As our plane from Amsterdam descended through a bank of heavy cloud into Minsk airport, we were greeted by the sight of forest and snow. Then the runway appeared and a small terminal, where Russian planes were parked.
It was a richly symbolic introduction. Belarus is in many ways a part of Russia.
When we flew in – the spring of 2018 – Belarus was trying to open up to foreign tourists. But there were some obstacles: all the signs and information screens were in Cyrillic and few people spoke English. Then there was the bureaucracy and that, as we soon discovered, was a story in itself.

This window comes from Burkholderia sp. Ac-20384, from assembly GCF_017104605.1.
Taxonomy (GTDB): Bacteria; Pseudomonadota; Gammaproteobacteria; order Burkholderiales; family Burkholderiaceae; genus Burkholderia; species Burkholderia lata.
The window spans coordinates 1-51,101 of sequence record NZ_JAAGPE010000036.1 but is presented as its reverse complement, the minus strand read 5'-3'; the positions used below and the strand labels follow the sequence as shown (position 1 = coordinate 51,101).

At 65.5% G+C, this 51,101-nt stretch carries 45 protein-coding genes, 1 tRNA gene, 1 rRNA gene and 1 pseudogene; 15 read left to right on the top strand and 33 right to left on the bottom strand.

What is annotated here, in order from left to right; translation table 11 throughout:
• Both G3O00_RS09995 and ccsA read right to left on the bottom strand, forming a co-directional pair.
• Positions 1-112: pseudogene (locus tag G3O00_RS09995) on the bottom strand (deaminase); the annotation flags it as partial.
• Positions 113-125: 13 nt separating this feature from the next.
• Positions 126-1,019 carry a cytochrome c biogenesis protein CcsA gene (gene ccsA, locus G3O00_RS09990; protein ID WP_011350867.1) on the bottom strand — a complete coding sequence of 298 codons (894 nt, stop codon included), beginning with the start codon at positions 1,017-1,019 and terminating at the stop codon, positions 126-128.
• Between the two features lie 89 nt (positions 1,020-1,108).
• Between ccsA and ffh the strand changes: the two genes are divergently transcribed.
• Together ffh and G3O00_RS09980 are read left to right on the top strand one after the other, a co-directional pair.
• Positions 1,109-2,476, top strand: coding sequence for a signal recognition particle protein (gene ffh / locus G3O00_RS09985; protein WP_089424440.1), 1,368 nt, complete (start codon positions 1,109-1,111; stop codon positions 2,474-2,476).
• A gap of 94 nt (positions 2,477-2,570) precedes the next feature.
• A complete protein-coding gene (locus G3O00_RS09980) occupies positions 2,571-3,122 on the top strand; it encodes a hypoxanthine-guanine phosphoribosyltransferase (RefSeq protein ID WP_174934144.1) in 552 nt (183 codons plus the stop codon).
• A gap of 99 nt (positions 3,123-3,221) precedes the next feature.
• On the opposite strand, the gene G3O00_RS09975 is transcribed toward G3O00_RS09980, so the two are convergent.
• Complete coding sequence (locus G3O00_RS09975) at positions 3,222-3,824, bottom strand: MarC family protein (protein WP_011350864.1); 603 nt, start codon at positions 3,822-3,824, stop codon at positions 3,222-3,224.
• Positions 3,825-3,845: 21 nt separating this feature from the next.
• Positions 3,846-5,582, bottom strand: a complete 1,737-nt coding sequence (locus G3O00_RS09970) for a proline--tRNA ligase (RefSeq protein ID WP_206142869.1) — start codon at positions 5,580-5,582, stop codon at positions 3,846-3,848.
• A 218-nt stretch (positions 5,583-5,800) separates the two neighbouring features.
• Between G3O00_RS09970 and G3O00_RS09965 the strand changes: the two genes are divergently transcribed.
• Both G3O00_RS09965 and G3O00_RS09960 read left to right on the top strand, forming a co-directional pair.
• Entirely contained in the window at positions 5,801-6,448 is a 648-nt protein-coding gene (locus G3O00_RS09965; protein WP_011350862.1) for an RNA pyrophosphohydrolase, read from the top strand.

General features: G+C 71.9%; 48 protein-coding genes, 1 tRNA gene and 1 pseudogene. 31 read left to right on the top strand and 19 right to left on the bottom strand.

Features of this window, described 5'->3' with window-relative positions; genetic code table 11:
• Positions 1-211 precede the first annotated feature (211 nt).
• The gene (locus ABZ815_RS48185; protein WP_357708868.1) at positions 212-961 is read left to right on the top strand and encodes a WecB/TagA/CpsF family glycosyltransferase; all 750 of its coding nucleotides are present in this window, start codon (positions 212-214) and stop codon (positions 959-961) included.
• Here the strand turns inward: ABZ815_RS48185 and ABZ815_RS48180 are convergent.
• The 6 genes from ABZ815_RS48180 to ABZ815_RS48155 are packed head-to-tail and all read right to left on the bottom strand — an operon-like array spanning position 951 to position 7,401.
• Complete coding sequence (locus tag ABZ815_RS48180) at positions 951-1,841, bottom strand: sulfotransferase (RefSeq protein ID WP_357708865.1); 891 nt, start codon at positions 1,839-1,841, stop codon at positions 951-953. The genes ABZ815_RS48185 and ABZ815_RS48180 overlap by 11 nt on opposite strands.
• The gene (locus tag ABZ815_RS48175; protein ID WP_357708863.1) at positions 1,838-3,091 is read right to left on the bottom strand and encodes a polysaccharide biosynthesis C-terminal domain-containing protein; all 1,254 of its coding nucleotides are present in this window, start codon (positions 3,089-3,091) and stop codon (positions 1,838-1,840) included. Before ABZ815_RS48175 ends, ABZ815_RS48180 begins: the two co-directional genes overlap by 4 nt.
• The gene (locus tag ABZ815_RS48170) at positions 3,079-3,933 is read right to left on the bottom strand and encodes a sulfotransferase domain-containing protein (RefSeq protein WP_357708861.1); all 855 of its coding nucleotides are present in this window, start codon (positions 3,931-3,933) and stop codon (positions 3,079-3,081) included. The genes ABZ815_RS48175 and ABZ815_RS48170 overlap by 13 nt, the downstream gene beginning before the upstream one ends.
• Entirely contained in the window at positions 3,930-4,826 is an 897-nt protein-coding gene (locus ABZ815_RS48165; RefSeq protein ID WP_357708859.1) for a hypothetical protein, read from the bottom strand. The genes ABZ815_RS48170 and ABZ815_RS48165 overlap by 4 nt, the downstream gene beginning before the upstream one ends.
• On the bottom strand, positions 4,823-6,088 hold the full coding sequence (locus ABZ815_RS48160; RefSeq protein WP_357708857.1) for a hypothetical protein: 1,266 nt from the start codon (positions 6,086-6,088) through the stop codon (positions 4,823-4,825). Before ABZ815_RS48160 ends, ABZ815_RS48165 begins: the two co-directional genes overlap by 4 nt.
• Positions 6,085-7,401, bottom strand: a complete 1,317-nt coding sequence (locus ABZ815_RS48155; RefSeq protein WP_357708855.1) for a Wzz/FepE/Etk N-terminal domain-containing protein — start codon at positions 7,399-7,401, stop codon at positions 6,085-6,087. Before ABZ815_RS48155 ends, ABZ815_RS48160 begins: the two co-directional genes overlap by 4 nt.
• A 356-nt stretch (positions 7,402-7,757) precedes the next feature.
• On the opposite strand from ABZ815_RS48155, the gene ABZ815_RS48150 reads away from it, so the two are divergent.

The official situation was this: one could enter the country and stay for 5 nights without requiring a visa. If one wanted to stay for longer, a visa was required -28 days was the maximum time one could stay in the country – and it had to obtained in one’s country of origin.
We wanted to stay longer.
But what we didn’t realise until after we arrived in Belarus was that obtaining that visa in one’s country of origin – a tedious and long winded process – was just the start of a long journey into a bureaucratic maze reminiscent of Kafka’s novel ‘The Trial’…….